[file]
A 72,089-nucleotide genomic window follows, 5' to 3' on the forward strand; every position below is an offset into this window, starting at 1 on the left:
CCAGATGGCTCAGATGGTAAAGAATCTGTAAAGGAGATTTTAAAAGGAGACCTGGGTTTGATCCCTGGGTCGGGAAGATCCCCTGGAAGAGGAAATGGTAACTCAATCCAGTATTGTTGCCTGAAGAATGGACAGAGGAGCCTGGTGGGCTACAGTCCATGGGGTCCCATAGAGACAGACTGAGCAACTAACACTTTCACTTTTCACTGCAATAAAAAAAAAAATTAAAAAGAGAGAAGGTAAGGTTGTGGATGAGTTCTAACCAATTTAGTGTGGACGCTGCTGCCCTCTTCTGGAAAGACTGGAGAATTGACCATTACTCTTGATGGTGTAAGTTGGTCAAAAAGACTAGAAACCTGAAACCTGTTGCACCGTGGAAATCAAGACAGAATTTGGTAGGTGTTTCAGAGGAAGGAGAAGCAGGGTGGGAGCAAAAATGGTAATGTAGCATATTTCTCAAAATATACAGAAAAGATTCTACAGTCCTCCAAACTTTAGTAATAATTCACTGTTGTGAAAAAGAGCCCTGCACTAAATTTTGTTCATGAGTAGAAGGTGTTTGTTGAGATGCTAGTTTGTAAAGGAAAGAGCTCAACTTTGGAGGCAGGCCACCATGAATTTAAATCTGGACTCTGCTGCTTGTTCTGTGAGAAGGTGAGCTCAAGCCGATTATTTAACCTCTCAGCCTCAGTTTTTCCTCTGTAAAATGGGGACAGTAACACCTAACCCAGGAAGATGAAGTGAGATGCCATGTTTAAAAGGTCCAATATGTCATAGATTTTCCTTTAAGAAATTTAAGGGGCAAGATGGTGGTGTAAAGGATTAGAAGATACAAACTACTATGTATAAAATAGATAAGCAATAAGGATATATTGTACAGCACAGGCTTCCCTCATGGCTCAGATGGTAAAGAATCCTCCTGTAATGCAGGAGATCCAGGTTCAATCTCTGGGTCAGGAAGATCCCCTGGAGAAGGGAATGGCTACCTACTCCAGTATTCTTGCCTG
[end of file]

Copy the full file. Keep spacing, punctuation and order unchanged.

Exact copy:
A 72,089-nucleotide genomic window follows, 5' to 3' on the forward strand; every position below is an offset into this window, starting at 1 on the left:
CCAGATGGCTCAGATGGTAAAGAATCTGTAAAGGAGATTTTAAAAGGAGACCTGGGTTTGATCCCTGGGTCGGGAAGATCCCCTGGAAGAGGAAATGGTAACTCAATCCAGTATTGTTGCCTGAAGAATGGACAGAGGAGCCTGGTGGGCTACAGTCCATGGGGTCCCATAGAGACAGACTGAGCAACTAACACTTTCACTTTTCACTGCAATAAAAAAAAAAATTAAAAAGAGAGAAGGTAAGGTTGTGGATGAGTTCTAACCAATTTAGTGTGGACGCTGCTGCCCTCTTCTGGAAAGACTGGAGAATTGACCATTACTCTTGATGGTGTAAGTTGGTCAAAAAGACTAGAAACCTGAAACCTGTTGCACCGTGGAAATCAAGACAGAATTTGGTAGGTGTTTCAGAGGAAGGAGAAGCAGGGTGGGAGCAAAAATGGTAATGTAGCATATTTCTCAAAATATACAGAAAAGATTCTACAGTCCTCCAAACTTTAGTAATAATTCACTGTTGTGAAAAAGAGCCCTGCACTAAATTTTGTTCATGAGTAGAAGGTGTTTGTTGAGATGCTAGTTTGTAAAGGAAAGAGCTCAACTTTGGAGGCAGGCCACCATGAATTTAAATCTGGACTCTGCTGCTTGTTCTGTGAGAAGGTGAGCTCAAGCCGATTATTTAACCTCTCAGCCTCAGTTTTTCCTCTGTAAAATGGGGACAGTAACACCTAACCCAGGAAGATGAAGTGAGATGCCATGTTTAAAAGGTCCAATATGTCATAGATTTTCCTTTAAGAAATTTAAGGGGCAAGATGGTGGTGTAAAGGATTAGAAGATACAAACTACTATGTATAAAATAGATAAGCAATAAGGATATATTGTACAGCACAGGCTTCCCTCATGGCTCAGATGGTAAAGAATCCTCCTGTAATGCAGGAGATCCAGGTTCAATCTCTGGGTCAGGAAGATCCCCTGGAGAAGGGAATGGCTACCTACTCCAGTATTCTTGCCTG